Harvard's Dr. Alexa Kimball talks mentorship, balancing roles and toppling barriers women face

Alexa Kimball, MD, is a renowned leader at Harvard Medical School — and her excellence has been recognized in more than one department.

Dr. Kimball, a dermatologist, is also a professor, researcher and mentor at the Boston-based medical school. She serves as president and CEO of the 2,000-member Harvard Medical Faculty Physicians at Boston-based Beth Israel Deaconess Medical Center, which was recently recognized as one of the Boston Globe and Women's Edge's top 100 women-led businesses in Massachusetts. On Nov. 15, Dr. Kimball was named one of 10 recipients of the Commonwealth Institute's Extraordinary Women Advancing Healthcare award. 

"From her leadership during the pandemic and advancements in telehealth, to groundbreaking research and innovations in her specialty, to a voluminous number of academic and lay publications sharing her knowledge and experience, to teaching young doctors, Dr. Kimball has had a major impact on healthcare in Massachusetts and nationwide," Barbara Spivak, MD, president of the Mount Auburn Cambridge Independent Practice Association and incoming president-elect of the Massachusetts Medical Society, said in a news release shared with Becker's

Becker's recently connected with Dr. Kimball to learn more about her leadership style and career successes — and the barriers she and other female leaders face . 

Q: You wear a number of hats: president and CEO, clinician, researcher, professor, mentor. How do you juggle these roles while still achieving excellence across the board?

Dr. Alexa Kimball: The secret is that each role makes me better at the others. For example, because I see patients, I am always anchored to our mission as a physician organization, and I can also see ways to make the experience better for our physicians, supporting them in our common mission of providing the best possible patient care. And, of course, I have amazing teams in every area, which I can't thank enough for supporting me, our organization and our patients — making it all work every day.

Q: What values or practices guide your leadership approach at Harvard Medical Faculty Physicians? How about toward the people you mentor?

AK: Excellence and empathy guide my leadership approach as CEO at HMFP and as a mentor. The key to mentoring is that the mentor should not try to make everyone be like them, but instead that the focus is on helping mentees articulate their own goals and vision, and then helping them get there. Excellence comes into play in leading by example, and empathy is essential in both mentoring and leading in that it encourages listening rather than talking, which allows you to learn about the mentee or team member to both gain important insight and ideas and to understand how you as the mentor or leader can help them reach their goals.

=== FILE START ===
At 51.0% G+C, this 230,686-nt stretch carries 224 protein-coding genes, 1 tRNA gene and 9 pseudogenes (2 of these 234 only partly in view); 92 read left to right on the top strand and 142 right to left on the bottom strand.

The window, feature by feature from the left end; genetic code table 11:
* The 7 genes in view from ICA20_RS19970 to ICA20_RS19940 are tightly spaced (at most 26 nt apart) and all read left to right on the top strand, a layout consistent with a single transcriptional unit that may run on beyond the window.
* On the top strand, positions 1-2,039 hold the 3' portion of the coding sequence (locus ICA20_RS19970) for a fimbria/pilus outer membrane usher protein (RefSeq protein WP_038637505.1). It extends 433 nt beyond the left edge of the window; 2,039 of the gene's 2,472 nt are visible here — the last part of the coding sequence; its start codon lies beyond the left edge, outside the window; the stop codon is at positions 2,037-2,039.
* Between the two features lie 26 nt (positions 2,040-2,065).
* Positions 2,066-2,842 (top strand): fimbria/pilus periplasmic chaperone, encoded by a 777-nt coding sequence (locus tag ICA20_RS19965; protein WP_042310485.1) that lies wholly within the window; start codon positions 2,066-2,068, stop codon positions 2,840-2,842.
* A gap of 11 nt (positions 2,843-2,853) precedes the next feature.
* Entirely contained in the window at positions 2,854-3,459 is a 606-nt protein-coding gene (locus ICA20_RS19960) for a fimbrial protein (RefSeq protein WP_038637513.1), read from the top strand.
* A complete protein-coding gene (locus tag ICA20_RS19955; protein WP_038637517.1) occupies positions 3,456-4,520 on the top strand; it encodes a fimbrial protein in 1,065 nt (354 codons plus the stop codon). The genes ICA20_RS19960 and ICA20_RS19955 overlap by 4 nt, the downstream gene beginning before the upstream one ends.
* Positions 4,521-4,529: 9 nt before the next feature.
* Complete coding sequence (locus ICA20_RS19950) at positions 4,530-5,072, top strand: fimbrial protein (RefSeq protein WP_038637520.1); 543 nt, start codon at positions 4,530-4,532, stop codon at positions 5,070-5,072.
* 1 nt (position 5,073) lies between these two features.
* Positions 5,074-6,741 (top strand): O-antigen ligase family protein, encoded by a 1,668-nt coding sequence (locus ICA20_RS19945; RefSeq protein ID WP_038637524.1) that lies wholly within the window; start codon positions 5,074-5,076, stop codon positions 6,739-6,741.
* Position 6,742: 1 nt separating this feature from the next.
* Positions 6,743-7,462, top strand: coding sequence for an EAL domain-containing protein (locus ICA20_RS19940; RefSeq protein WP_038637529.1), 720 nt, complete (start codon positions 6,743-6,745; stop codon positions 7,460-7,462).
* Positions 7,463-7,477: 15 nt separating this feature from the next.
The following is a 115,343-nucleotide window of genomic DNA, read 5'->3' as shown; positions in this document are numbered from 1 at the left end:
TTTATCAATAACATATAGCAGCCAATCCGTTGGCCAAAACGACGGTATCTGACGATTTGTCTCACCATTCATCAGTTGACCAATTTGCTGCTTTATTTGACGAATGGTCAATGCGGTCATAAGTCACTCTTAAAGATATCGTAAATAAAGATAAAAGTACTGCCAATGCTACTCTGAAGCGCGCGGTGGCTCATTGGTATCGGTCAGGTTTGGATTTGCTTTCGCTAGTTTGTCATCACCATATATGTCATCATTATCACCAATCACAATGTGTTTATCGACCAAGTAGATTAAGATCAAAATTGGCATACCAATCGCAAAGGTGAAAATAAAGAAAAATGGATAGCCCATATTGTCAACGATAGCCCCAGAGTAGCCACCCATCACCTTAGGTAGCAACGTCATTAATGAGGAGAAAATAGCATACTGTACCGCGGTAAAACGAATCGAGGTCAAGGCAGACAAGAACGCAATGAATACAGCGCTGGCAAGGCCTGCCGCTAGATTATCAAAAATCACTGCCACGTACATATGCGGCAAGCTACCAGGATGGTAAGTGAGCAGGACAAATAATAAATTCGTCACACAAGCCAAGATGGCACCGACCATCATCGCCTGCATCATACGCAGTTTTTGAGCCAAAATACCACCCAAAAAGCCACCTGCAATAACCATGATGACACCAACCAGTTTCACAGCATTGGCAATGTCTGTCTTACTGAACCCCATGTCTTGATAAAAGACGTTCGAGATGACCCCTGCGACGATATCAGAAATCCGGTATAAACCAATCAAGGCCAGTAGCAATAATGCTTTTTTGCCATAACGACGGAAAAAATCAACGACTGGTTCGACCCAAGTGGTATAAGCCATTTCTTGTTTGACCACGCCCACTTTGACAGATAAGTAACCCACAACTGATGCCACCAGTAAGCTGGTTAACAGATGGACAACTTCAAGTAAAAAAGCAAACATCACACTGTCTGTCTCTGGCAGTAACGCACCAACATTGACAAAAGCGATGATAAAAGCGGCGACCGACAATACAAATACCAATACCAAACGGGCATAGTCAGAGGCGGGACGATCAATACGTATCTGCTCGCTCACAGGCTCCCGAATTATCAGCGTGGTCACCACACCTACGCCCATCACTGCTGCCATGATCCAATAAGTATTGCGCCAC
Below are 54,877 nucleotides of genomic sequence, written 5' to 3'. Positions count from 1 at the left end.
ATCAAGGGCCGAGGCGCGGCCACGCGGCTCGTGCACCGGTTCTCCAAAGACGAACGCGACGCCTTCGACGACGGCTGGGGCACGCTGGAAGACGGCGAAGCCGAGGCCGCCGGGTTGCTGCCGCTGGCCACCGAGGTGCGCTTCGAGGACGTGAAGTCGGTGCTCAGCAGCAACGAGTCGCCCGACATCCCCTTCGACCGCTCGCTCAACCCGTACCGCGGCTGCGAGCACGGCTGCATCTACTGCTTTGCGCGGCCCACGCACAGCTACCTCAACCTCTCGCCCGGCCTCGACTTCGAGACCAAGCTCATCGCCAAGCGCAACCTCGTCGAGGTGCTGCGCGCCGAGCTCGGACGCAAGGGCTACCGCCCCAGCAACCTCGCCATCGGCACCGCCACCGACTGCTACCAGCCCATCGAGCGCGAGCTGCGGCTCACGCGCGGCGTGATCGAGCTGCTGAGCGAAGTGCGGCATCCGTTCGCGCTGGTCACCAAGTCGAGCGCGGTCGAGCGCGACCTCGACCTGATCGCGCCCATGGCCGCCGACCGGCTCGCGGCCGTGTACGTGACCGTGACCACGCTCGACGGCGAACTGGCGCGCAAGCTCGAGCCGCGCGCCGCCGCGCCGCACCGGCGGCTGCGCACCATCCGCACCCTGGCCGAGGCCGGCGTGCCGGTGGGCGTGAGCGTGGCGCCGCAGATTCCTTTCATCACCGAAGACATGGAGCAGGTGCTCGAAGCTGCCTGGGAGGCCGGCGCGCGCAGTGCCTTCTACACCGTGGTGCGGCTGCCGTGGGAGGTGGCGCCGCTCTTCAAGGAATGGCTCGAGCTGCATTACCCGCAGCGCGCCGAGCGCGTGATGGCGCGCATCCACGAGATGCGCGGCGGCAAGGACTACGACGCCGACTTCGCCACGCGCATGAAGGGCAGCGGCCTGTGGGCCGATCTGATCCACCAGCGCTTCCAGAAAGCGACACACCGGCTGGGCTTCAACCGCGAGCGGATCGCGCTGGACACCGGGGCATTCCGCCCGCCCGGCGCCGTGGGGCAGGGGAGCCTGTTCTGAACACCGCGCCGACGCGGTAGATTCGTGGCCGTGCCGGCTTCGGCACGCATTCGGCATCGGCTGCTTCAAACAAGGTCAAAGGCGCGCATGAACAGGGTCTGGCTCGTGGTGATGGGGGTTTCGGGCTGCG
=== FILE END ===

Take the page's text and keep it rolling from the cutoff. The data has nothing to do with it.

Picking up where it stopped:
Q: What do you consider the greatest success of your career thus far? 

AK: There are two areas of which I am very proud. The first is the work we have done to take care of our physicians so they can care for our patients. That has meant everything from listening, communicating, and providing resources, special programs and career opportunities. Making people feel valued for what they are doing rather than what they could be doing, for who they are rather than who they could be, and for the effort they put into their work is key.

Second, my research into complex skin diseases, psoriasis and Hidradenitis suppurativa has contributed to real differences in how we take care of patients. It's been an amazing journey from the days when we treated people with things like tar, to today when we can keep people clear for months and years, making a real difference in their lives every day.

Q: You're being recognized, among other achievements, for breaking down barriers for women in healthcare. What sorts of barriers do female clinicians face right now, and how can the healthcare systems aid in breaking them down? Could you share any you've faced personally? 

AK: The biggest barrier I faced was breaking out of matrixed support roles into direct management with profit and loss responsibilities. Matrixed roles are in many ways harder, but search committees sometimes look at people who do them and don't think they have the right prior experience. Since women seem to be frequently in these matrixed roles, giving credit for that kind of work is a critical path to the next step. While big changes and initiatives are welcome, healthcare systems can make a difference by taking small and specific steps to encourage traditionally underrepresented people to take on leadership roles. For example, changing the way jobs or board positions are posted, encouraging women and other diverse candidates to seek roles on boards, in governance and management, and setting up mentorship programs are all effective ways to overcome barriers and change our profession for the better.

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